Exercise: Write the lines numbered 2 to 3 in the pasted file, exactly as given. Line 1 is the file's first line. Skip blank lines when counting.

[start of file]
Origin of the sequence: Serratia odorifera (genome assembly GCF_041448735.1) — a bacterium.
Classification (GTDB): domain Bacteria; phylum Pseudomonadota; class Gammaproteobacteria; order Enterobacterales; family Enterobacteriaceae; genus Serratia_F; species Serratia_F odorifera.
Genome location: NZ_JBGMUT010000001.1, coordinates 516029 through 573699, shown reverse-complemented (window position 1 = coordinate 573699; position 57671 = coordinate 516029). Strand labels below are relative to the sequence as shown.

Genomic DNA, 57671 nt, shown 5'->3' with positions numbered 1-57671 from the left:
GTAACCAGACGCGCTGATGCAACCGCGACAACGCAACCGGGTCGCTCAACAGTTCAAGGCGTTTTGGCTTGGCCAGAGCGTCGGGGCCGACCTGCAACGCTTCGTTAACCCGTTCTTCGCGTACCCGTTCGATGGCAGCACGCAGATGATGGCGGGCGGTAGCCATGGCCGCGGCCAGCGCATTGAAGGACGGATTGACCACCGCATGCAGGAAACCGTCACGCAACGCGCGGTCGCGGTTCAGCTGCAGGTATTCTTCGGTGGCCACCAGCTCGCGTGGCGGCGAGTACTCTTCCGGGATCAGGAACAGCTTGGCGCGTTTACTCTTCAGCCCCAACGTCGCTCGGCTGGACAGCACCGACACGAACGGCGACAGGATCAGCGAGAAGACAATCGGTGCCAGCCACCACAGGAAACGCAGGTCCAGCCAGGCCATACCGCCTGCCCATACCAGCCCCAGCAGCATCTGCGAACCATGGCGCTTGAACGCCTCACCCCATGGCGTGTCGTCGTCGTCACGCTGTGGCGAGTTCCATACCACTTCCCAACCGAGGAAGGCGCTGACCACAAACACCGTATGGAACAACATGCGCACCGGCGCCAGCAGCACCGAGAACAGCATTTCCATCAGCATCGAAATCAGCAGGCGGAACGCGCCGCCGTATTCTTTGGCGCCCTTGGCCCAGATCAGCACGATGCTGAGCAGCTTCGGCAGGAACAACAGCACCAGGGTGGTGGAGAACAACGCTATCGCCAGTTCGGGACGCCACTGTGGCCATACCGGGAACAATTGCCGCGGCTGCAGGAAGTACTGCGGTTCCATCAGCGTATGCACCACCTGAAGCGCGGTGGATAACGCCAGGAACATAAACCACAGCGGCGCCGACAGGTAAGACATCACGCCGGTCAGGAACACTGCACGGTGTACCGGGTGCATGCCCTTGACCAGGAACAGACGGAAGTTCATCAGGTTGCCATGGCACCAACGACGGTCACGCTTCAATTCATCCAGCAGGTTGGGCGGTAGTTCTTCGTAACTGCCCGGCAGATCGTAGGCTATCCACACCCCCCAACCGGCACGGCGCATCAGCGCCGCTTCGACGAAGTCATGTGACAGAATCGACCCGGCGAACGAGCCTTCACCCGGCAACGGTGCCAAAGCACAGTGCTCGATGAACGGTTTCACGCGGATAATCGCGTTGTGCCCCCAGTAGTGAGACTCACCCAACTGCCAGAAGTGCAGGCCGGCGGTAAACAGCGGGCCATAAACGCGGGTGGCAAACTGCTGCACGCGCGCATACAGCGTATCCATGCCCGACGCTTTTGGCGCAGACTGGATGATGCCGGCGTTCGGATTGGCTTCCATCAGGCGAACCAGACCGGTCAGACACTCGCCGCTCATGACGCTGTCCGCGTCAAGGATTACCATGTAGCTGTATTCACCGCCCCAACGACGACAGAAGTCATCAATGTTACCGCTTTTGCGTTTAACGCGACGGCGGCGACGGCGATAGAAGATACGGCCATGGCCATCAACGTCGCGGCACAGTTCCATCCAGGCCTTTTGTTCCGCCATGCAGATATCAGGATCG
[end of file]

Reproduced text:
Classification (GTDB): domain Bacteria; phylum Pseudomonadota; class Gammaproteobacteria; order Enterobacterales; family Enterobacteriaceae; genus Serratia_F; species Serratia_F odorifera.
Genome location: NZ_JBGMUT010000001.1, coordinates 516029 through 573699, shown reverse-complemented (window position 1 = coordinate 573699; position 57671 = coordinate 516029). Strand labels below are relative to the sequence as shown.